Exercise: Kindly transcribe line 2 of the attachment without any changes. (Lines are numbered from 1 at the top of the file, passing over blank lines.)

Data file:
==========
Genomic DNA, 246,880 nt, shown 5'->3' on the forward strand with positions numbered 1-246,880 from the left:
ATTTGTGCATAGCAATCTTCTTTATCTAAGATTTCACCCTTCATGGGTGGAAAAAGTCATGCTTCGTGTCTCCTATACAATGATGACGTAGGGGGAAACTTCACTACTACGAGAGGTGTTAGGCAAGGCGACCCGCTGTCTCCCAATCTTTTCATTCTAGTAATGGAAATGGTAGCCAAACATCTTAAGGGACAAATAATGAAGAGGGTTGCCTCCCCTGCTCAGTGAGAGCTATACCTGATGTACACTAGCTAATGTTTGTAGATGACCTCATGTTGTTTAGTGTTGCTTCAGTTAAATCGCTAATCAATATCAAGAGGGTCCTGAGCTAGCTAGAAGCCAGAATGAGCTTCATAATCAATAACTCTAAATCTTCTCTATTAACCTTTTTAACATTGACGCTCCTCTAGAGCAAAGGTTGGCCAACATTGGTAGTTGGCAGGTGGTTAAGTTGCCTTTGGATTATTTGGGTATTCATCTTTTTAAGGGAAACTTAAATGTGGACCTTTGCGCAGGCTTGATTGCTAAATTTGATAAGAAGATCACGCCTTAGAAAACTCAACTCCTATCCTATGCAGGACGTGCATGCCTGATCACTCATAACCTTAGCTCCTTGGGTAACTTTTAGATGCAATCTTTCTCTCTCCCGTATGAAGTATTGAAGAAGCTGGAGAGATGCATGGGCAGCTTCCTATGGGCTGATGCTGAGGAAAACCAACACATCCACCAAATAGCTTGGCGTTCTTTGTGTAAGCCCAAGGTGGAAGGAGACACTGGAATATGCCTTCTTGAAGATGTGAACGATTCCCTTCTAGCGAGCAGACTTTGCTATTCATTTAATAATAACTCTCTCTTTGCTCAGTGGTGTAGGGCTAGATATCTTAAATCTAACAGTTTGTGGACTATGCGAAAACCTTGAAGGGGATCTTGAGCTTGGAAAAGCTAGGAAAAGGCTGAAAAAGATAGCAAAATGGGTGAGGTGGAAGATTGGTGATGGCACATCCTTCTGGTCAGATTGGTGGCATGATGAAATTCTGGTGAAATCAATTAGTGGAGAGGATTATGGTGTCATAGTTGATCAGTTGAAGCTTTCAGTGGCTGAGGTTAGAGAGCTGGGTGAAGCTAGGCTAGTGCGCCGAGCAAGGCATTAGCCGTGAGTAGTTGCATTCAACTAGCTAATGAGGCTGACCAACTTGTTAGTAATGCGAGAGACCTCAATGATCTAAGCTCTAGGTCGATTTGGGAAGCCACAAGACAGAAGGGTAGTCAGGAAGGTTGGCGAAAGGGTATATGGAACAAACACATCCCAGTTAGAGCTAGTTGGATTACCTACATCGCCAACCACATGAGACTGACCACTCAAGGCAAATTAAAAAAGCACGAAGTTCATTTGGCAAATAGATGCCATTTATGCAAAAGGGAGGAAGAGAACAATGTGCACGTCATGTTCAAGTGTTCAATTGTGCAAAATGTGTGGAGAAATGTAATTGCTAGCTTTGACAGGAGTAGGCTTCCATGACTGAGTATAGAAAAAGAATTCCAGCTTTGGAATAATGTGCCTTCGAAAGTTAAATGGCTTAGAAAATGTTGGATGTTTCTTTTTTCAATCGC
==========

ATTTGTGCATAGCAATCTTCTTTATCTAAGATTTCACCCTTCATGGGTGGAAAAAGTCATGCTTCGTGTCTCCTATACAATGATGACGTAGGGGGAAACTTCACTACTACGAGAGGTGTTAGGCAAGGCGACCCGCTGTCTCCCAATCTTTTCATTCTAGTAATGGAAATGGTAGCCAAACATCTTAAGGGACAAATAATGAAGAGGGTTGCCTCCCCTGCTCAGTGAGAGCTATACCTGATGTACACTAGCTAATGTTTGTAGATGACCTCATGTTGTTTAGTGTTGCTTCAGTTAAATCGCTAATCAATATCAAGAGGGTCCTGAGCTAGCTAGAAGCCAGAATGAGCTTCATAATCAATAACTCTAAATCTTCTCTATTAACCTTTTTAACATTGACGCTCCTCTAGAGCAAAGGTTGGCCAACATTGGTAGTTGGCAGGTGGTTAAGTTGCCTTTGGATTATTTGGGTATTCATCTTTTTAAGGGAAACTTAAATGTGGACCTTTGCGCAGGCTTGATTGCTAAATTTGATAAGAAGATCACGCCTTAGAAAACTCAACTCCTATCCTATGCAGGACGTGCATGCCTGATCACTCATAACCTTAGCTCCTTGGGTAACTTTTAGATGCAATCTTTCTCTCTCCCGTATGAAGTATTGAAGAAGCTGGAGAGATGCATGGGCAGCTTCCTATGGGCTGATGCTGAGGAAAACCAACACATCCACCAAATAGCTTGGCGTTCTTTGTGTAAGCCCAAGGTGGAAGGAGACACTGGAATATGCCTTCTTGAAGATGTGAACGATTCCCTTCTAGCGAGCAGACTTTGCTATTCATTTAATAATAACTCTCTCTTTGCTCAGTGGTGTAGGGCTAGATATCTTAAATCTAACAGTTTGTGGACTATGCGAAAACCTTGAAGGGGATCTTGAGCTTGGAAAAGCTAGGAAAAGGCTGAAAAAGATAGCAAAATGGGTGAGGTGGAAGATTGGTGATGGCACATCCTTCTGGTCAGATTGGTGGCATGATGAAATTCTGGTGAAATCAATTAGTGGAGAGGATTATGGTGTCATAGTTGATCAGTTGAAGCTTTCAGTGGCTGAGGTTAGAGAGCTGGGTGAAGCTAGGCTAGTGCGCCGAGCAAGGCATTAGCCGTGAGTAGTTGCATTCAACTAGCTAATGAGGCTGACCAACTTGTTAGTAATGCGAGAGACCTCAATGATCTAAGCTCTAGGTCGATTTGGGAAGCCACAAGACAGAAGGGTAGTCAGGAAGGTTGGCGAAAGGGTATATGGAACAAACACATCCCAGTTAGAGCTAGTTGGATTACCTACATCGCCAACCACATGAGACTGACCACTCAAGGCAAATTAAAAAAGCACGAAGTTCATTTGGCAAATAGATGCCATTTATGCAAAAGGGAGGAAGAGAACAATGTGCACGTCATGTTCAAGTGTTCAATTGTGCAAAATGTGTGGAGAAATGTAATTGCTAGCTTTGACAGGAGTAGGCTTCCATGACTGAGTATAGAAAAAGAATTCCAGCTTTGGAATAATGTGCCTTCGAAAGTTAAATGGCTTAGAAAATGTTGGATGTTTCTTTTTTCAATCGC